January 14

Genesis 43-45, Psalm 14

As we continue through the stories of the patriarchs, it's easy to applaud Joseph who always does the right thing. He is a picture of Christ in a way. As we continue to look at Jacob continuing to flesh it out it’s a little frustrating. We can't understand why Jacob keeps resorting to manipulating and why he continues to make mistakes in his walk with God. But Jacob is a more accurate representation of the believer and of ourselves. Though we like to fancy ourselves as being like Joseph we are more like Jacob. Chuck Smith reflecting on the life of Joseph said, "I am afraid that I would not have passed the test as well as Joseph, saying prayers that expressed my doubt in God's goodness, love and concern for me."

Though Jacob has come a long way since his earlier days living in the house of Isaac with his brother Esau, we see him getting angry at his sons for not lying, then attempting to sway the favor of the "Egyptian" in charge. We read in Genesis 43:6-7, "And Israel said, "Why did you deal so wrongfully with me as to tell the man whether you had still another brother?" But they said, "The man asked us pointedly about ourselves and our family, saying, 'Is your father still alive? Have you another brother?' And we told him according to these words. Could we possibly have known that he would say, 'Bring your brother down'?" Jacob was angry they didn't lie, the brothers said they had to tell the truth. In 43:11-12, we see Jacob trying to rectify the situation in his own strength. Finally, when in his strength with nothing more to offer personally, do we see him reach out to God in 43:14, "And may God Almighty give you mercy before the man, that he may release your other brother and Benjamin...". Jacob just like most believers fleshes it out first, then reaches out to God. Joseph knows this in his family, you have to love his words after revealing himself to them and sending them to Canaan to get their father in Genesis 45:24, "So he sent his brothers away, and they departed; and he said to them, "See that you do not become troubled along the way."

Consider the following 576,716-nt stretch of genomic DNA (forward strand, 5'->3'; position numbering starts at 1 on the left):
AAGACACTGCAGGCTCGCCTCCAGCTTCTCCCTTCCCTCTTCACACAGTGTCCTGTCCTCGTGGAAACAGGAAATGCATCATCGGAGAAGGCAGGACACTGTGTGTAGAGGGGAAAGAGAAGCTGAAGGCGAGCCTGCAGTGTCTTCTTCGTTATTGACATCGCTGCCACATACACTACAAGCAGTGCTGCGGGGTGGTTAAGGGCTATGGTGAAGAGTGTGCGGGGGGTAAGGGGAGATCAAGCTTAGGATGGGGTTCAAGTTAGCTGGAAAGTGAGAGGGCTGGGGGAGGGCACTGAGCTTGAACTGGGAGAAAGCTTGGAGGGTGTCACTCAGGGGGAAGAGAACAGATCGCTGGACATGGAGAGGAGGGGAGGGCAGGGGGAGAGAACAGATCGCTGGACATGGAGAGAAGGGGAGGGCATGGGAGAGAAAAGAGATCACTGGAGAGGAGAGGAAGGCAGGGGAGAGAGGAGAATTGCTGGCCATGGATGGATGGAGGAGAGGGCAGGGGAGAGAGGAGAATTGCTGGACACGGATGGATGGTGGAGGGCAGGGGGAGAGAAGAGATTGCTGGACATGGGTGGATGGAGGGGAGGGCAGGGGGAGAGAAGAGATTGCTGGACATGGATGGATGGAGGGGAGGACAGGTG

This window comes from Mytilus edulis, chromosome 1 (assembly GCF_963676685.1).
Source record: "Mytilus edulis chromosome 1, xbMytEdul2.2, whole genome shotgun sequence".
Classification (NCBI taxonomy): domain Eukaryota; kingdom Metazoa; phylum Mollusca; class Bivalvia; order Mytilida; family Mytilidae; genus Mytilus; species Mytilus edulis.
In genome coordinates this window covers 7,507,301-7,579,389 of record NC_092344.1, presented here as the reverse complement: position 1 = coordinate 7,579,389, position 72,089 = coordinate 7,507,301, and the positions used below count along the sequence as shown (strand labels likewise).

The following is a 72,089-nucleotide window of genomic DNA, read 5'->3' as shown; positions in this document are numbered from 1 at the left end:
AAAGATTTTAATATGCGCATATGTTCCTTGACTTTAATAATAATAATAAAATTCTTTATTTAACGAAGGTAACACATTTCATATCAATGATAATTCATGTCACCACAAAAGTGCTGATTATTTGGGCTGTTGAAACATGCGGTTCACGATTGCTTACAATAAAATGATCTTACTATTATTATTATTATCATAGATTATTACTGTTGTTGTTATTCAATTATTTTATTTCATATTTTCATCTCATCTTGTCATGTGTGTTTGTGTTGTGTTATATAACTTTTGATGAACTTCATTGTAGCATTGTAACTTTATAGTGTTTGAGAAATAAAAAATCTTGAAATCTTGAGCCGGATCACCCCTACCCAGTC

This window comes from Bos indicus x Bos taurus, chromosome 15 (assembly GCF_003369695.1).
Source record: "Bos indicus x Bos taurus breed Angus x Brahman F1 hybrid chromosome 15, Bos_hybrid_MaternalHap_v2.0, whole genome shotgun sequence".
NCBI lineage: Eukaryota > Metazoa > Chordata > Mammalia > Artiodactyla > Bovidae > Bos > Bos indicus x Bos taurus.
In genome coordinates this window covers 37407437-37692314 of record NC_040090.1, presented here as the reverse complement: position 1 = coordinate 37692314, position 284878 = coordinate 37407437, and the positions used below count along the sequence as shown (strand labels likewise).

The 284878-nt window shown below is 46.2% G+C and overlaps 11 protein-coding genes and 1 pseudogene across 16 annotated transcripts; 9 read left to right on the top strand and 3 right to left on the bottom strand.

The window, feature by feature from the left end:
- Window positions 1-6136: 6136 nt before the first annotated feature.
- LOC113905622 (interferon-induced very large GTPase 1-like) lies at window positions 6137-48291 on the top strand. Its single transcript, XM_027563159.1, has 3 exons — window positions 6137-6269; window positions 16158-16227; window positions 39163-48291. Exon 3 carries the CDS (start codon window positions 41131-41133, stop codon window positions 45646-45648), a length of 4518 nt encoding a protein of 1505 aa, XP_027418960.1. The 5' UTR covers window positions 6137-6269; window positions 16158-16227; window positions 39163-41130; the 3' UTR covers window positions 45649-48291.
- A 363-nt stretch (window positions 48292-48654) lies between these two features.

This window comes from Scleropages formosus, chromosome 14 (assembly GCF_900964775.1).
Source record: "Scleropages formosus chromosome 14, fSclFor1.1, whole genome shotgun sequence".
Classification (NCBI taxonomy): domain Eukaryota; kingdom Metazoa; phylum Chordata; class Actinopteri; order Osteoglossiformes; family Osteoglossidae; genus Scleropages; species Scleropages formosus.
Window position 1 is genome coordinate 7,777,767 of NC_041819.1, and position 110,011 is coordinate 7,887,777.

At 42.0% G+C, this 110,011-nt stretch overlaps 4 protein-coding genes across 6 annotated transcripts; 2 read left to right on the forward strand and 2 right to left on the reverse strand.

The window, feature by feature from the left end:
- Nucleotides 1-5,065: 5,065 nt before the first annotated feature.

Again, we would all like to be like Joseph, but if we are honest with ourselves, since we know ourselves better than anyone else other than God, we are all a lot more like Jacob. It's easy to be critical of Jacob, but we as believers are often like him. We see this articulated beautifully by Paul in Romans 7:15,18-19, "For what I am doing, I do not understand. For what I will to do, that I do not practice; but what I hate, that I do...For I know that in me (that is, in my flesh) nothing good dwells; for to will is present with me, but how to perform what is good I do not find. For the good that I will to do, I do not do; but the evil I will not to do, that I practice." We see his conclusion and Who he relies on at the conclusion of this section in Romans 7:24-25, "O wretched man that I am! Who will deliver me from this body of death? I thank God- through Jesus Christ our Lord!" So as we continue on this marathon journey called life, where we often find ourselves falling short, we have a Savior who knows our shortcomings and will never leave us or forsake us, as we continue to learn to lean on Him and right our path. Knowing this about ourselves we should all be overflowing with grace as we see many of our brothers and sisters stumbling in their walk.

Messages from Pastor Lloyd Pulley:

Marj Lancaster